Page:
5. Since the child process has been replaced, there won’t be any callback. You have to use a “canary” to detect whether the race is successful based on the server’s behavior, e.g., the existence of a newly created file

From the console output, the server accepts our request:

Now the check is passed

Give Me Root

Now continue code auditing on FBAPrivilegedDaemon.

The method copyLogFiles: accepts one NSDictionary argument, whose keys as the sources and the correspond NSString as destination to perform file copy. It supports multiple tasks at once, and the path can be both directory or file.

-[FBAPrivilegedDaemon copyLogFiles:]

if ([src hasPrefix:@"/LibraryLogs"] || [src hasPrefix:@"/var/log"]) {
  if (![self canModifyPath:dst]) {
    result[src] = [NSString stringWithFormat:@"Invalid destination: %@", dst];
  } else {
    result[src] = @"File must be copied from a log directory";

-[FBAPrivilegedDaemon canModifyPath:]

if ([dst hasPrefix:@"/var/folders/"] || [dst hasPrefix:@"/private/var/"] || [dst hasPrefix:@"/tmp/"]) {
  return TRUE;
} else {
  return [dst rangeOfString:@"Library/Caches/"] != 0;

The source must start with /Library/Logs or /var/log, and the destination must match one the following patterns:

It will not override an existing destination.

These constraints can be bypassed throuth path traversal. So now we can copy arbitrary file or folder to anywhere unless rootless protected.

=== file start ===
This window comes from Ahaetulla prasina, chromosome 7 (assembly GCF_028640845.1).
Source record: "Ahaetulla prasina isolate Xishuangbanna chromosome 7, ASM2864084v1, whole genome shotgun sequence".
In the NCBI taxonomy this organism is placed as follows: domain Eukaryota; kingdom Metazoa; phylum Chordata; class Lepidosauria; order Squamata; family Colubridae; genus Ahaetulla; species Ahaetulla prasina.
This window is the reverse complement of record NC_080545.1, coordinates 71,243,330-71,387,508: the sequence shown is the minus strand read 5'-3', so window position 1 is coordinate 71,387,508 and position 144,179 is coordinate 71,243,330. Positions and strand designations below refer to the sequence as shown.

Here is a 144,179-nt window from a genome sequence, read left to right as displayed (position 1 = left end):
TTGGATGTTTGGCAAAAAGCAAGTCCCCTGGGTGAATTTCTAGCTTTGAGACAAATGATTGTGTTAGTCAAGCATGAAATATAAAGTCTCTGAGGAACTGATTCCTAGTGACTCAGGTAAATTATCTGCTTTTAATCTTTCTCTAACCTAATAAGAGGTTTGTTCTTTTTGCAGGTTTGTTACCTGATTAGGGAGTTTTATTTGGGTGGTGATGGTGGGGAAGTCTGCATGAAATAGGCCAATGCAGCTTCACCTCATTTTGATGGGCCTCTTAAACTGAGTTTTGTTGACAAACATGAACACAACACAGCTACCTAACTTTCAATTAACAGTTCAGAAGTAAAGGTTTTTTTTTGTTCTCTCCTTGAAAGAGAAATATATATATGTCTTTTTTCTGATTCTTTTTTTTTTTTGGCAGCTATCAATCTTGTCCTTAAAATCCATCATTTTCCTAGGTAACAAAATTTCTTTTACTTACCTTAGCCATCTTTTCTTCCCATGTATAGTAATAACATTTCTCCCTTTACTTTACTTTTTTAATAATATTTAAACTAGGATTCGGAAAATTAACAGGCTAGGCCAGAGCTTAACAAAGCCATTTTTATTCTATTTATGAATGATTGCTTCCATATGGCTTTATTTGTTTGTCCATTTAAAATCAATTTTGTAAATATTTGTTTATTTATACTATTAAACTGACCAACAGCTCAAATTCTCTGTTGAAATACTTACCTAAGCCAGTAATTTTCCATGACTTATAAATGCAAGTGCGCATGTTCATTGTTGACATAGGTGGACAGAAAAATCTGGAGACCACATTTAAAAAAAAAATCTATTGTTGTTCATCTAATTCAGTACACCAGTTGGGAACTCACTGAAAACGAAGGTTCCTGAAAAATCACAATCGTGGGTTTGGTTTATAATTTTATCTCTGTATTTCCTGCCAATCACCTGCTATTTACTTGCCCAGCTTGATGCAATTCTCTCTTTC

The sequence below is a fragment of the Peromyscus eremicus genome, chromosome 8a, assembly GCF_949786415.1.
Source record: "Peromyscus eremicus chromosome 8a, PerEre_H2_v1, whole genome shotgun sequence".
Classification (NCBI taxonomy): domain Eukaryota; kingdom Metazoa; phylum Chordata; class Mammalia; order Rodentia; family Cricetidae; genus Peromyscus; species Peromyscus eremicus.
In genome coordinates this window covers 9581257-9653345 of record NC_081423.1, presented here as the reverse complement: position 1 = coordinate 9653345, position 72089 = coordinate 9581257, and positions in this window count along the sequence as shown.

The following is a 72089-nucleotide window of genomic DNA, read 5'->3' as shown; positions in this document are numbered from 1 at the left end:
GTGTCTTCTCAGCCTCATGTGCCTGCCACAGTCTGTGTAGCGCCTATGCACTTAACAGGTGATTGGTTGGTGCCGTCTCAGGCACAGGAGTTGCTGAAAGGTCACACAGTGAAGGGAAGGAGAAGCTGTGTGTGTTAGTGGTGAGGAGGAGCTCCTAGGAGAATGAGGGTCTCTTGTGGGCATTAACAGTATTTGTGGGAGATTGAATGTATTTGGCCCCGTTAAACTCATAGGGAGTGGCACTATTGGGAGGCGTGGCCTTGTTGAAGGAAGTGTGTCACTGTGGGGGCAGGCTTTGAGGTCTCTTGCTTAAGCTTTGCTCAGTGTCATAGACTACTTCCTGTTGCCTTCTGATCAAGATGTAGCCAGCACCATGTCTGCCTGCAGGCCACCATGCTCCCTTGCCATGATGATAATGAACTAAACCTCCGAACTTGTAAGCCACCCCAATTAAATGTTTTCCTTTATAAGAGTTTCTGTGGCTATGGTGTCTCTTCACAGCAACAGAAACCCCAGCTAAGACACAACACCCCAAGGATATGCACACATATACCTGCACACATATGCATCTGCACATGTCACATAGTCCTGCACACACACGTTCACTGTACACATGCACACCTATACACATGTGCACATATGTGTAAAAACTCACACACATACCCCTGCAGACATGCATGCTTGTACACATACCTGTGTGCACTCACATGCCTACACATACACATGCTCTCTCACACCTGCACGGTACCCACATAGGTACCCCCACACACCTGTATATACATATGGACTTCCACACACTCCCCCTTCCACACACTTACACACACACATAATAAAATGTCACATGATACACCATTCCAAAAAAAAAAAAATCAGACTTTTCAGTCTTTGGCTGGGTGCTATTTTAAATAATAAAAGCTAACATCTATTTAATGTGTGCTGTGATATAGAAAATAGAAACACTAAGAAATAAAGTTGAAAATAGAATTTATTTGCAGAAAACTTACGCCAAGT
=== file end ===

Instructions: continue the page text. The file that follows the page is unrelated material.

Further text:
NSMutableDictionary *traversal(NSDictionary *mapping) {
  NSMutableDictionary *transformed = [[NSMutableDictionary alloc] init];
  for (NSString *key in mapping) {
    NSString *val = mapping[key];
    NSString *newKey = [@"/var/log/../../.." stringByAppendingPathComponent:key];
    NSString *newVal = [@"/tmp/../.." stringByAppendingPathComponent:val];
    transformed[newKey] = newVal;
  return transformed;

Additionally, after each copy, it will call -[FBAPrivilegedDaemon fixPermissionsOfURL:recursively:] to set the copied files’ owner to the XPC client process’s gid and uid. This is extremely ideal for macOS LPE CTF challenges. I used this zero day exploit during #35C3 CTF to simply copy the flag and read it, lol.

If you don’t mind reboot, getting root privilege is simple. Copy the executable to the places that will be automatically launched with privilege during startup. For example, the bundles in /Library/DirectoryServices/PlugIns will be loaded by the process /usr/libexec/dspluginhelperd, who has root privilege and is not sandboxed.

Can we have an instant trigger solution?

Since it will never override existing file, we can not:

And it will fix file permissions, none of these would work:

We need more primitives.

The daemon has other methods named run*diagnoseWithDestination. They are various external command wrappers just like those diagnose helpers mentioned from my previous post. What’s interesting is that runTMDiagnoseWithDestination: acts the same as timemachinehelper , thus we can trigger the CVE-2019-8513 command injection.

At first I was looking at runMDSDiagnoseWithDestination: , who launches /usr/bin/mddiagnose that will finally spawn /usr/local/bin/ddt after around 10 seconds, waiting for the /usr/bin/top command to end. Remember the previous post? This location does not exist by default and we can put custom executable with the arbitrary file copy bug.

Another exploit path is method runMobilityReportWithDestination:. It invokes this shell script: /System/Library/Frameworks/SystemConfiguration.framework/Versions/A/Resources/get-mobility-info

The script checks the existence of /usr/local/bin/netdiagnose. If so, execute it as root. The exploit will success within milliseconds.

By the way, I was surprised by how many diagnostic tools depending on the non-existing directory /usr/local/bin.

The bug has been fixed in macOS 10.14.4 and iOS 12.2.